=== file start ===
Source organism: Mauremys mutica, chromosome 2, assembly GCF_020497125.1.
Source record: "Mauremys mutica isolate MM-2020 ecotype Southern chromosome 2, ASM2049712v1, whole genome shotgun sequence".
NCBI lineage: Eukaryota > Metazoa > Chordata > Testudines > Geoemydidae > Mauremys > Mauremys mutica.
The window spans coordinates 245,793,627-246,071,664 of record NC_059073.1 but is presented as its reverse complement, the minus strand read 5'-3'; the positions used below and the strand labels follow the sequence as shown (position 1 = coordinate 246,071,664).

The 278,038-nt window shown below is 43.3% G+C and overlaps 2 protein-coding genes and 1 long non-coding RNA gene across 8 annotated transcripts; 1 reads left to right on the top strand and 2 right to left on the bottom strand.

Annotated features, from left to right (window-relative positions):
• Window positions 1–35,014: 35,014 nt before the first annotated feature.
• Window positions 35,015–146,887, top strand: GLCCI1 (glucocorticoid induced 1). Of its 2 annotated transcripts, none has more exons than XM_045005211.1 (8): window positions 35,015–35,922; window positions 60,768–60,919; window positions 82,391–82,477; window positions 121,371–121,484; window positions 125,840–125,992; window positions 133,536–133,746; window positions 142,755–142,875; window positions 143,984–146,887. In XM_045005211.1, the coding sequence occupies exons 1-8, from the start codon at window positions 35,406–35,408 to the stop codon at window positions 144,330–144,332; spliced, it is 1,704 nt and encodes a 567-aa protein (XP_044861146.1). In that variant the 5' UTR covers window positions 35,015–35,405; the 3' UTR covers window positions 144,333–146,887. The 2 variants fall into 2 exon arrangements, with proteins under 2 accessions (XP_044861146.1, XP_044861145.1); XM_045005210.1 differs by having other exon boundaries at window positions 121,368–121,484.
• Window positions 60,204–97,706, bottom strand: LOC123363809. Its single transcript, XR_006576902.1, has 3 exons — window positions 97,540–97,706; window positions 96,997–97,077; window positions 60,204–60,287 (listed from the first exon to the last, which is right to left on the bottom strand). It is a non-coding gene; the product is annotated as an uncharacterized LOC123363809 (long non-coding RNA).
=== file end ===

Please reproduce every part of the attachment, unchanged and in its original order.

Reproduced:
Source organism: Mauremys mutica, chromosome 2, assembly GCF_020497125.1.
Source record: "Mauremys mutica isolate MM-2020 ecotype Southern chromosome 2, ASM2049712v1, whole genome shotgun sequence".
NCBI lineage: Eukaryota > Metazoa > Chordata > Testudines > Geoemydidae > Mauremys > Mauremys mutica.
The window spans coordinates 245,793,627-246,071,664 of record NC_059073.1 but is presented as its reverse complement, the minus strand read 5'-3'; the positions used below and the strand labels follow the sequence as shown (position 1 = coordinate 246,071,664).

The 278,038-nt window shown below is 43.3% G+C and overlaps 2 protein-coding genes and 1 long non-coding RNA gene across 8 annotated transcripts; 1 reads left to right on the top strand and 2 right to left on the bottom strand.

Annotated features, from left to right (window-relative positions):
• Window positions 1–35,014: 35,014 nt before the first annotated feature.
• Window positions 35,015–146,887, top strand: GLCCI1 (glucocorticoid induced 1). Of its 2 annotated transcripts, none has more exons than XM_045005211.1 (8): window positions 35,015–35,922; window positions 60,768–60,919; window positions 82,391–82,477; window positions 121,371–121,484; window positions 125,840–125,992; window positions 133,536–133,746; window positions 142,755–142,875; window positions 143,984–146,887. In XM_045005211.1, the coding sequence occupies exons 1-8, from the start codon at window positions 35,406–35,408 to the stop codon at window positions 144,330–144,332; spliced, it is 1,704 nt and encodes a 567-aa protein (XP_044861146.1). In that variant the 5' UTR covers window positions 35,015–35,405; the 3' UTR covers window positions 144,333–146,887. The 2 variants fall into 2 exon arrangements, with proteins under 2 accessions (XP_044861146.1, XP_044861145.1); XM_045005210.1 differs by having other exon boundaries at window positions 121,368–121,484.
• Window positions 60,204–97,706, bottom strand: LOC123363809. Its single transcript, XR_006576902.1, has 3 exons — window positions 97,540–97,706; window positions 96,997–97,077; window positions 60,204–60,287 (listed from the first exon to the last, which is right to left on the bottom strand). It is a non-coding gene; the product is annotated as an uncharacterized LOC123363809 (long non-coding RNA).